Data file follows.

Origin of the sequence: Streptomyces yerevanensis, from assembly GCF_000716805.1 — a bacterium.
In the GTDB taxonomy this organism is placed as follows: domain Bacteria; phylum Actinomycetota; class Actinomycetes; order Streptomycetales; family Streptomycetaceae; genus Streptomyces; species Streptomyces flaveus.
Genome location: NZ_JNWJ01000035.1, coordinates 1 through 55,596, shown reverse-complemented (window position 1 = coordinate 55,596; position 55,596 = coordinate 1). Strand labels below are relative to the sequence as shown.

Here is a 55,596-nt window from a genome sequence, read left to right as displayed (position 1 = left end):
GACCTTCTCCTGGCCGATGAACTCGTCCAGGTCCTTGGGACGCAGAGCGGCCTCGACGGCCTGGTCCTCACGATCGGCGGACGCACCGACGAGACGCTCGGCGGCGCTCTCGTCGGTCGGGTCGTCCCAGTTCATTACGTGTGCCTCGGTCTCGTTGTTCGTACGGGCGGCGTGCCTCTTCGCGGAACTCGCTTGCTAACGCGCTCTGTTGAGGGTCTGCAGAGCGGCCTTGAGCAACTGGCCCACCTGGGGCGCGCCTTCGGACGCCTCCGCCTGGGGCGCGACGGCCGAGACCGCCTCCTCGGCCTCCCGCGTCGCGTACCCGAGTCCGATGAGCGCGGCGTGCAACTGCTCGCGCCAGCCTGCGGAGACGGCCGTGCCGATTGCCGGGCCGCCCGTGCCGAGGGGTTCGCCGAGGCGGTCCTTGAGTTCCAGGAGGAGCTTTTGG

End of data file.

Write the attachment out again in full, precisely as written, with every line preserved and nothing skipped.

Origin of the sequence: Streptomyces yerevanensis, from assembly GCF_000716805.1 — a bacterium.
In the GTDB taxonomy this organism is placed as follows: domain Bacteria; phylum Actinomycetota; class Actinomycetes; order Streptomycetales; family Streptomycetaceae; genus Streptomyces; species Streptomyces flaveus.
Genome location: NZ_JNWJ01000035.1, coordinates 1 through 55,596, shown reverse-complemented (window position 1 = coordinate 55,596; position 55,596 = coordinate 1). Strand labels below are relative to the sequence as shown.

Here is a 55,596-nt window from a genome sequence, read left to right as displayed (position 1 = left end):
GACCTTCTCCTGGCCGATGAACTCGTCCAGGTCCTTGGGACGCAGAGCGGCCTCGACGGCCTGGTCCTCACGATCGGCGGACGCACCGACGAGACGCTCGGCGGCGCTCTCGTCGGTCGGGTCGTCCCAGTTCATTACGTGTGCCTCGGTCTCGTTGTTCGTACGGGCGGCGTGCCTCTTCGCGGAACTCGCTTGCTAACGCGCTCTGTTGAGGGTCTGCAGAGCGGCCTTGAGCAACTGGCCCACCTGGGGCGCGCCTTCGGACGCCTCCGCCTGGGGCGCGACGGCCGAGACCGCCTCCTCGGCCTCCCGCGTCGCGTACCCGAGTCCGATGAGCGCGGCGTGCAACTGCTCGCGCCAGCCTGCGGAGACGGCCGTGCCGATTGCCGGGCCGCCCGTGCCGAGGGGTTCGCCGAGGCGGTCCTTGAGTTCCAGGAGGAGCTTTTGG